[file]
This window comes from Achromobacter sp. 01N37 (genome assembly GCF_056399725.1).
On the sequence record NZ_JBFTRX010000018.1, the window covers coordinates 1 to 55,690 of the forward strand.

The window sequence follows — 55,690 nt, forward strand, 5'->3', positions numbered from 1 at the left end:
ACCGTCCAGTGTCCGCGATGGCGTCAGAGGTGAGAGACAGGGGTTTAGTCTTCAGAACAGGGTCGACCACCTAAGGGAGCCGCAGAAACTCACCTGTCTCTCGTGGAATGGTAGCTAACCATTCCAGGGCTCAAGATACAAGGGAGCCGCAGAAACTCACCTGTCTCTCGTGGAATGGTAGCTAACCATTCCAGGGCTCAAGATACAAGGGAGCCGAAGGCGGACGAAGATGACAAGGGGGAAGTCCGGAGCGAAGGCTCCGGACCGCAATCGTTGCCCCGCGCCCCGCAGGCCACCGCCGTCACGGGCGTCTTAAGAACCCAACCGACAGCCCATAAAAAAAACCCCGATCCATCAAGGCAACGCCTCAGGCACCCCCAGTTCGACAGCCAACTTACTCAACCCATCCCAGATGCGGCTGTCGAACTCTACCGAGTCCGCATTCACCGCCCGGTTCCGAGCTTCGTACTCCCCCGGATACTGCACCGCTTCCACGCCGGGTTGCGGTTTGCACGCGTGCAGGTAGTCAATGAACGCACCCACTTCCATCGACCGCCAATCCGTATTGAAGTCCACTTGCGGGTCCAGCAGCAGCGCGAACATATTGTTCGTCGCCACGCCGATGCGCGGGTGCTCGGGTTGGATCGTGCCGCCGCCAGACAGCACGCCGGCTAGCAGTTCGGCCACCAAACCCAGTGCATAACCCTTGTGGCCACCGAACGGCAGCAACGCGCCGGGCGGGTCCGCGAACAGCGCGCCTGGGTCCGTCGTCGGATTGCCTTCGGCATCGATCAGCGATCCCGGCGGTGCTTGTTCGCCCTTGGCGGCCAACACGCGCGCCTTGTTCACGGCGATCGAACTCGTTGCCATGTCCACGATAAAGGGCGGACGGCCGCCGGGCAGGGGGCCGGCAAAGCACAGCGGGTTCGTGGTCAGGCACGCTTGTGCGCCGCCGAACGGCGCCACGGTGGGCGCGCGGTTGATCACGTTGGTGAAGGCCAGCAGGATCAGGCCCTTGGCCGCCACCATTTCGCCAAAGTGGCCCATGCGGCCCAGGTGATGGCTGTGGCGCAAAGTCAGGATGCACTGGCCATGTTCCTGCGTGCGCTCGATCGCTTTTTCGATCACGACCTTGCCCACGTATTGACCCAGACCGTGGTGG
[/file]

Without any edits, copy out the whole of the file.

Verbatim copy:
This window comes from Achromobacter sp. 01N37 (genome assembly GCF_056399725.1).
On the sequence record NZ_JBFTRX010000018.1, the window covers coordinates 1 to 55,690 of the forward strand.

The window sequence follows — 55,690 nt, forward strand, 5'->3', positions numbered from 1 at the left end:
ACCGTCCAGTGTCCGCGATGGCGTCAGAGGTGAGAGACAGGGGTTTAGTCTTCAGAACAGGGTCGACCACCTAAGGGAGCCGCAGAAACTCACCTGTCTCTCGTGGAATGGTAGCTAACCATTCCAGGGCTCAAGATACAAGGGAGCCGCAGAAACTCACCTGTCTCTCGTGGAATGGTAGCTAACCATTCCAGGGCTCAAGATACAAGGGAGCCGAAGGCGGACGAAGATGACAAGGGGGAAGTCCGGAGCGAAGGCTCCGGACCGCAATCGTTGCCCCGCGCCCCGCAGGCCACCGCCGTCACGGGCGTCTTAAGAACCCAACCGACAGCCCATAAAAAAAACCCCGATCCATCAAGGCAACGCCTCAGGCACCCCCAGTTCGACAGCCAACTTACTCAACCCATCCCAGATGCGGCTGTCGAACTCTACCGAGTCCGCATTCACCGCCCGGTTCCGAGCTTCGTACTCCCCCGGATACTGCACCGCTTCCACGCCGGGTTGCGGTTTGCACGCGTGCAGGTAGTCAATGAACGCACCCACTTCCATCGACCGCCAATCCGTATTGAAGTCCACTTGCGGGTCCAGCAGCAGCGCGAACATATTGTTCGTCGCCACGCCGATGCGCGGGTGCTCGGGTTGGATCGTGCCGCCGCCAGACAGCACGCCGGCTAGCAGTTCGGCCACCAAACCCAGTGCATAACCCTTGTGGCCACCGAACGGCAGCAACGCGCCGGGCGGGTCCGCGAACAGCGCGCCTGGGTCCGTCGTCGGATTGCCTTCGGCATCGATCAGCGATCCCGGCGGTGCTTGTTCGCCCTTGGCGGCCAACACGCGCGCCTTGTTCACGGCGATCGAACTCGTTGCCATGTCCACGATAAAGGGCGGACGGCCGCCGGGCAGGGGGCCGGCAAAGCACAGCGGGTTCGTGGTCAGGCACGCTTGTGCGCCGCCGAACGGCGCCACGGTGGGCGCGCGGTTGATCACGTTGGTGAAGGCCAGCAGGATCAGGCCCTTGGCCGCCACCATTTCGCCAAAGTGGCCCATGCGGCCCAGGTGATGGCTGTGGCGCAAAGTCAGGATGCACTGGCCATGTTCCTGCGTGCGCTCGATCGCTTTTTCGATCACGACCTTGCCCACGTATTGACCCAGACCGTGGTGG